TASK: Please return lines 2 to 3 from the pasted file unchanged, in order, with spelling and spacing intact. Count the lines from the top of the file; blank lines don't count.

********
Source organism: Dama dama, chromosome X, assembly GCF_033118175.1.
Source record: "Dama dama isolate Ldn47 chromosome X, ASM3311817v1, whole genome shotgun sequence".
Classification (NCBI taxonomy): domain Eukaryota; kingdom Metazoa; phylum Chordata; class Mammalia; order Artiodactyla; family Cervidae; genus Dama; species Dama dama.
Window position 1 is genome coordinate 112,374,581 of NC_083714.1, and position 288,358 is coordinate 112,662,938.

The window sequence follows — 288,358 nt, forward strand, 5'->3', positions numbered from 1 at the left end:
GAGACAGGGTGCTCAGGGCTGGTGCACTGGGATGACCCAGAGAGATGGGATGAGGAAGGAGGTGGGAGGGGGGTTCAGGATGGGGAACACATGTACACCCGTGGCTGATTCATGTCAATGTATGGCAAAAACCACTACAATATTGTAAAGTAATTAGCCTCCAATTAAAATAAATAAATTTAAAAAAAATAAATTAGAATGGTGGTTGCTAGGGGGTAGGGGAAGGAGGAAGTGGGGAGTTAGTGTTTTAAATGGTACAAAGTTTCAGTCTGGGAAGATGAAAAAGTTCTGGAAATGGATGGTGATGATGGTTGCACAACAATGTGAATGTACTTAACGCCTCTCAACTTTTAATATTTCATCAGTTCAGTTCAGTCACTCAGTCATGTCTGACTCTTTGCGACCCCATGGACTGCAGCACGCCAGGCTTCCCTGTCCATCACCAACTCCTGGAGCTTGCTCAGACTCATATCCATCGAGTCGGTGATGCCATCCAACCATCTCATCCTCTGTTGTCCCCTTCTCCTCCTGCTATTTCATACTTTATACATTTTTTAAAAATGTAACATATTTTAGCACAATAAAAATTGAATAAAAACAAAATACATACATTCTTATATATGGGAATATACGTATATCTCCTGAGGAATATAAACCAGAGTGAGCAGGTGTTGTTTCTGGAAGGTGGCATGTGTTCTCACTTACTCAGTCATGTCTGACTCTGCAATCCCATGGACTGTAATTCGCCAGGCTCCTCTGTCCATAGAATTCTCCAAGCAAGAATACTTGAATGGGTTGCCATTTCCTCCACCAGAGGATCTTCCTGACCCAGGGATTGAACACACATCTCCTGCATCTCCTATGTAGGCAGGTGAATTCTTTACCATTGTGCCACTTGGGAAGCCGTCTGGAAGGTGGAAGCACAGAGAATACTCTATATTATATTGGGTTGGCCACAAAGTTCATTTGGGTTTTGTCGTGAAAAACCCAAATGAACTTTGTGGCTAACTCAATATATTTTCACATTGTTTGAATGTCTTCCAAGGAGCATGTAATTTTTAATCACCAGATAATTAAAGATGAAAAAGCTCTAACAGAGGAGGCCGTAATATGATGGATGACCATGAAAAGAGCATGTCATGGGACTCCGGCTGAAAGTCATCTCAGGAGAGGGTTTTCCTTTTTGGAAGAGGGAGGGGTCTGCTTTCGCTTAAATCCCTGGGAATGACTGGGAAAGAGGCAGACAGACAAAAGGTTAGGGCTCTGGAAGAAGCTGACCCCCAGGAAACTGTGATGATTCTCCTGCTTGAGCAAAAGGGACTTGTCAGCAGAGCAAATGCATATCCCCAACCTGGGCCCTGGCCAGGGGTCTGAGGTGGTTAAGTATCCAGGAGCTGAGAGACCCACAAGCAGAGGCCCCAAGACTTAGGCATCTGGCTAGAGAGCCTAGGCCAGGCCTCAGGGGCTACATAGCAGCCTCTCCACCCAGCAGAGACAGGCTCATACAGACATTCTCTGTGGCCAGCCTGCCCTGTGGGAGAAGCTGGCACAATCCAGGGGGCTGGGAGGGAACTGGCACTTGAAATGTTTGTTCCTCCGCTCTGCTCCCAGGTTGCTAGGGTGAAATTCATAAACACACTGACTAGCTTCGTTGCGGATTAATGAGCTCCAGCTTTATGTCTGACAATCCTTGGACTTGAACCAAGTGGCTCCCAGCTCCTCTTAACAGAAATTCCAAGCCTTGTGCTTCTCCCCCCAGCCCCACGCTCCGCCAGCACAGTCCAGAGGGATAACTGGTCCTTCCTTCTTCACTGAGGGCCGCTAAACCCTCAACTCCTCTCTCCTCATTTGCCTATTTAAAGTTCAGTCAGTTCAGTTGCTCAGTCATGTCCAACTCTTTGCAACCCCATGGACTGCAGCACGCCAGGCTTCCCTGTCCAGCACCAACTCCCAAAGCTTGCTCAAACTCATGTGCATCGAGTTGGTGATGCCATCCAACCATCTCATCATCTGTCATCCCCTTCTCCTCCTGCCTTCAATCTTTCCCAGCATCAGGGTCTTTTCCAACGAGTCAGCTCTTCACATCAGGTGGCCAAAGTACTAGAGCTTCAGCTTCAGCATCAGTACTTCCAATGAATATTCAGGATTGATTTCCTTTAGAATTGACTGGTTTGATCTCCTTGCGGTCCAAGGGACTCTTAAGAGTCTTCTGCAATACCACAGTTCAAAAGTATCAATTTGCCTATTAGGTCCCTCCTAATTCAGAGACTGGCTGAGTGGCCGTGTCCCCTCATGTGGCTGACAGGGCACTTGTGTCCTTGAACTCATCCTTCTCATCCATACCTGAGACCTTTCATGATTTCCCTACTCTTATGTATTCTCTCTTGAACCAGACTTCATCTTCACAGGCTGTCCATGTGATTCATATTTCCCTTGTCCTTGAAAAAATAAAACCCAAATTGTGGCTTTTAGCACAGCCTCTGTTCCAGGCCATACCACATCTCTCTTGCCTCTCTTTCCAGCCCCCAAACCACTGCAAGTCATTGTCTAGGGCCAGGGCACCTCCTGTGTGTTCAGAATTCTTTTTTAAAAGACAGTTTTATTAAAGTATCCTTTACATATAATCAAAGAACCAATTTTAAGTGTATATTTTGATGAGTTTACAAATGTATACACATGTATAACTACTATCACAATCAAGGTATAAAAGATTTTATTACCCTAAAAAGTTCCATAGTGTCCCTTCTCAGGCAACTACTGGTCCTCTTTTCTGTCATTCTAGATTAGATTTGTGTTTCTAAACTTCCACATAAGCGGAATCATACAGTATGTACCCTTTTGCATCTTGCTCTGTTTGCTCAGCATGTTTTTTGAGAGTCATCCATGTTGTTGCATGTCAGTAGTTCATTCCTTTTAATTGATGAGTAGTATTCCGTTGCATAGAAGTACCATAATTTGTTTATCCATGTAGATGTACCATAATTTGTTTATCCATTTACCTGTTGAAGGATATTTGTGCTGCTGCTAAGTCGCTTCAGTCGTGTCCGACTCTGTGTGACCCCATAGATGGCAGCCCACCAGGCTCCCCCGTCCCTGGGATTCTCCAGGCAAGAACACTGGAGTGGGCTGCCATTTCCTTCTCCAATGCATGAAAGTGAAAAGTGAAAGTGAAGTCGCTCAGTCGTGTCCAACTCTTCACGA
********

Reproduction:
Source record: "Dama dama isolate Ldn47 chromosome X, ASM3311817v1, whole genome shotgun sequence".
Classification (NCBI taxonomy): domain Eukaryota; kingdom Metazoa; phylum Chordata; class Mammalia; order Artiodactyla; family Cervidae; genus Dama; species Dama dama.